There's a lot of talk about the edge of chaos.
Applying it to the on-purpose space, edge of chaos is an exciting and challenging place to be, between disorder and order within organizations and systems. Like natural systems, organizations can self-adjust and adapt to their environments to avoid chaos or disorder.
In the context of post-pandemic, this transition is the most difficult, yet could be the site of creativity, innovation, and adaptation organizations need to change abruptly and with far greater success.
What we learned for the past 10 months with the pandemic is the speed to which organizations impose changes. Most of them carried out changes in a few months which would normally take them years to move things forward. Call it forced choice, but urgency and resoluteness were present.
Take the case of the courts system allowing video testimonials. Banks allowing masking when that would be unheard of in its practice. The tourism sector banking on innovation to help stabilize their industries that are hurting at the moment. These changes would have never happened in our lifetime.
Instead of cursing disorder and chaos brought by the pandemic, the edge provides the drive to overhaul workings that have become stale. In moments of opportunity such as this, take a prudent risk and invite others to join alongside.
It's better at the edge than in the comfort of order.
In strategy, the conventional wisdom is to start from your current state/situation/position.
This is faulty and utterly difficult. Our status quo thinking and action propels us to look at what's in our current view. We rarely, in matters of management, look beyond, proactively because as Drucker said, we are constantly bogged down by "the tyranny of the mundane."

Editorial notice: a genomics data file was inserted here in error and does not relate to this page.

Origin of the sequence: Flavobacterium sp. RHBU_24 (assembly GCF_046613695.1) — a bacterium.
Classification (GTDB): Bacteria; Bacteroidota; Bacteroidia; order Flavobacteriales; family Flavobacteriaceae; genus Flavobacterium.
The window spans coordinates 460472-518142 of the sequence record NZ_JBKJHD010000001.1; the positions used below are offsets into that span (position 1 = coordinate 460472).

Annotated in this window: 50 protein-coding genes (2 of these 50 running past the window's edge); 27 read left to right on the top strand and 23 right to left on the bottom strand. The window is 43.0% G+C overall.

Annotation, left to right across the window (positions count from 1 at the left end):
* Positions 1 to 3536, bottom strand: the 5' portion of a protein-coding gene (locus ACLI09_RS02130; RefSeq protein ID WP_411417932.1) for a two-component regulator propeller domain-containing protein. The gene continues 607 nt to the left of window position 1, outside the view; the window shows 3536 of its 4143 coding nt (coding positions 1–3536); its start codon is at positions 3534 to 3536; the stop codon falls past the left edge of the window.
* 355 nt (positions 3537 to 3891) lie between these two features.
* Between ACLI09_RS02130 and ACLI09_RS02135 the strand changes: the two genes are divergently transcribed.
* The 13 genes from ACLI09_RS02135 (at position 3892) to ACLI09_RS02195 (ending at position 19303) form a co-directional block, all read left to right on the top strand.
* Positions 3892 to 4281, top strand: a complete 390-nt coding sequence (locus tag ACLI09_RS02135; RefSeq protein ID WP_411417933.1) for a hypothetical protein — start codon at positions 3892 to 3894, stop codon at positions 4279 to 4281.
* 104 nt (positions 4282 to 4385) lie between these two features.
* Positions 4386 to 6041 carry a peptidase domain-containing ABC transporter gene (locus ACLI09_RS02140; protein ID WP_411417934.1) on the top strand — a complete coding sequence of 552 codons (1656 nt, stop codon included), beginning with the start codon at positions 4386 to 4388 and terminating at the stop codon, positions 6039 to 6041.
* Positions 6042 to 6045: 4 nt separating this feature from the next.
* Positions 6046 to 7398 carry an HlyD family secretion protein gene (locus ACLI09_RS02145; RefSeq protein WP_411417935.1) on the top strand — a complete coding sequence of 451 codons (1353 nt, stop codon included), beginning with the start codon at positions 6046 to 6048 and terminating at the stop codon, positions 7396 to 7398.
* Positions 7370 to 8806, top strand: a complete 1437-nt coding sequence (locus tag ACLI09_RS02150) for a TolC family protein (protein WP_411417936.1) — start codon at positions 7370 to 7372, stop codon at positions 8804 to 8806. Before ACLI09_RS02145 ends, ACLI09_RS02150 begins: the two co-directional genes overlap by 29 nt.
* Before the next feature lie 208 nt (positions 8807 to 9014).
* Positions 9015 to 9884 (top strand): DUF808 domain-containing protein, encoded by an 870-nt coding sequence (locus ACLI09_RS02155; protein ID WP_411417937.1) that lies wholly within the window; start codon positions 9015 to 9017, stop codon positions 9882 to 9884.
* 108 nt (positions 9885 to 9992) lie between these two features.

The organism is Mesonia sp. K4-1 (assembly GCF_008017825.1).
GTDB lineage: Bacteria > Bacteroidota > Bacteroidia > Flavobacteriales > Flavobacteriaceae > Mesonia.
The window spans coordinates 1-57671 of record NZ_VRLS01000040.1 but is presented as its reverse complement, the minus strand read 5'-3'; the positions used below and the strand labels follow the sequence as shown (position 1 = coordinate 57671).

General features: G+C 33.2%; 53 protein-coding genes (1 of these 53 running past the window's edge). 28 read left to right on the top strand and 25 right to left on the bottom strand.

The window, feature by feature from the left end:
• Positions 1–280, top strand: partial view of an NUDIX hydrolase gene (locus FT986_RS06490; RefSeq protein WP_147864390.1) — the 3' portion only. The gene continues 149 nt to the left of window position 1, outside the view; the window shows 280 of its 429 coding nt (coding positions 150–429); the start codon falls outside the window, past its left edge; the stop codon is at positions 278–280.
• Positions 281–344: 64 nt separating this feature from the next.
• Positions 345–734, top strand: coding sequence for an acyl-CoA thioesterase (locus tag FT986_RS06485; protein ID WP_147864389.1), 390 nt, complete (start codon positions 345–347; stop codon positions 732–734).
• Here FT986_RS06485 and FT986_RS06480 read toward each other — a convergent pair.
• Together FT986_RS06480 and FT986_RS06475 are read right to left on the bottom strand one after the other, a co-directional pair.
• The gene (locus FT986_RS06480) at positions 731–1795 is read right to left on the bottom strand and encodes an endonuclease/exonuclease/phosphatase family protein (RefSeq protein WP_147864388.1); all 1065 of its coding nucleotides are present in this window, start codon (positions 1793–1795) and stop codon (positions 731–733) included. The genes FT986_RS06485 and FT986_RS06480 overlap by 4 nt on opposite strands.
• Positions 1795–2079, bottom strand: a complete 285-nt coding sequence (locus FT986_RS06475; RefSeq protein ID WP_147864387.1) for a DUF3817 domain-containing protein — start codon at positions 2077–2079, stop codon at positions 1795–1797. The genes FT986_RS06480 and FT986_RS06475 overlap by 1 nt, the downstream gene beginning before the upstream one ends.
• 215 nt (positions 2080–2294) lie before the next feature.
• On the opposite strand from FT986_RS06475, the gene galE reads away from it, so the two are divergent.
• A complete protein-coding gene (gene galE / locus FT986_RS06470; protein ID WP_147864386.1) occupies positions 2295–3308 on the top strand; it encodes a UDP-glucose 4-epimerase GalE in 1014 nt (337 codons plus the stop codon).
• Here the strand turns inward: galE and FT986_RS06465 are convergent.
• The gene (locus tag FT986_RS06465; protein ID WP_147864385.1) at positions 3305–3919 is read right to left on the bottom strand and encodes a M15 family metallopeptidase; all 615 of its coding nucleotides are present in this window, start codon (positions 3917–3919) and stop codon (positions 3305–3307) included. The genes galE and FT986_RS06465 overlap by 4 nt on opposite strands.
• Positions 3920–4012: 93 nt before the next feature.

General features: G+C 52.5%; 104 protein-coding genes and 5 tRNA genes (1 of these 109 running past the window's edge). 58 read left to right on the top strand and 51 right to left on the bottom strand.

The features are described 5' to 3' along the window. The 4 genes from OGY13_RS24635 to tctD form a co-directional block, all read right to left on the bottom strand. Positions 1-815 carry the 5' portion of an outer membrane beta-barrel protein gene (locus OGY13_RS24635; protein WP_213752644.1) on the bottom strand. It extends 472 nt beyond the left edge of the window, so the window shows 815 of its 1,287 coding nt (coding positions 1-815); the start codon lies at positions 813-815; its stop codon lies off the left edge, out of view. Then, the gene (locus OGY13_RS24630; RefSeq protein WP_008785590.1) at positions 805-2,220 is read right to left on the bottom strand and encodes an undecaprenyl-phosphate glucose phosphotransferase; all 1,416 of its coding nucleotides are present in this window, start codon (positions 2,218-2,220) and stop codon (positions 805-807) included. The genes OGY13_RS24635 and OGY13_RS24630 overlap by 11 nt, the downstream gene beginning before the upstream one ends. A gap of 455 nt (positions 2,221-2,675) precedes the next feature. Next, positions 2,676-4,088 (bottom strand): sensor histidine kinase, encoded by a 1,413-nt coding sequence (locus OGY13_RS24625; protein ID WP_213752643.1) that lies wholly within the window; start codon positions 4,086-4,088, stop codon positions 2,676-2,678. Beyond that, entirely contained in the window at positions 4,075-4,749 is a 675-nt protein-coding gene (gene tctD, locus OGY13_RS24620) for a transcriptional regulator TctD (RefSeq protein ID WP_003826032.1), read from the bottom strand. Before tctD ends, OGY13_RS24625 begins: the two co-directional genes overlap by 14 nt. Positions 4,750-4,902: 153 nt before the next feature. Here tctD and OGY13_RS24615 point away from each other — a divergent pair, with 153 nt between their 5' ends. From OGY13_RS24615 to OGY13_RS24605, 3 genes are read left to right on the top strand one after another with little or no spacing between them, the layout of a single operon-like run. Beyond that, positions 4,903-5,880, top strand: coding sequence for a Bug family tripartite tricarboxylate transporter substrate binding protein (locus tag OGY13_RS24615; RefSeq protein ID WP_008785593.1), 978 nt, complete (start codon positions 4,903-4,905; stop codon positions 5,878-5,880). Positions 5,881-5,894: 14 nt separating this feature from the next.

The leaders' and managers' job is not to solve problems but to look for opportunities. The future while fraught with uncertainty and high level of contradictions also provide a giant opportunity for innovation and applied creativity. Where to look is a good starting question.
We always look at the leading brands and organizations that are killing it even in the worst of times. But, their trajectories and strengths are different. They also have 'failure money' to experiment without risking their mortgages and future pension.
You have to start with your good practice. You have to start with backward thinking and then create the strategies linking the present situation to your desired states. Some call it the zero moment, when the future states are achieved in the present. Before you even reach this stage, you would be already on to your next-level challenge for your organization.
How much of your time these days is devoted to focusing on future prospects and opportunities, and how much time minding the daily business of keeping the lights on?
The majority of people in organizations will just gladly go along any changes communicated as a positive development in the right direction.
But for some, change is not an easy sell, and more processes need to happen to ensure buy-in for all important stakeholders. As an on-purpose leader, you can take these small steps:
1. Overcommunicate the positive gains and the immediate steps.
The rest of the time, it's the middle phase that's ambiguous but not necessary to be bogged down by it. Keep the focus on the high-level objectives and what they can do right away. Immediate steps take their eyes off worries and fears, and lead them to practical things they can work on.
2. Be clear about the challenges and pains that will be faced
Do not promise the moon and the stars. What is mostly likely to happen in the beginning is that there would be massive amounts of adjustments to be made and then, the 'settling' period which would be the 'in-between' moments for most people. Tell them all the pains that will have to be endured and don't gloss over critical issues for each departments to do.
3. Resist going back and staying in one place in the change continuum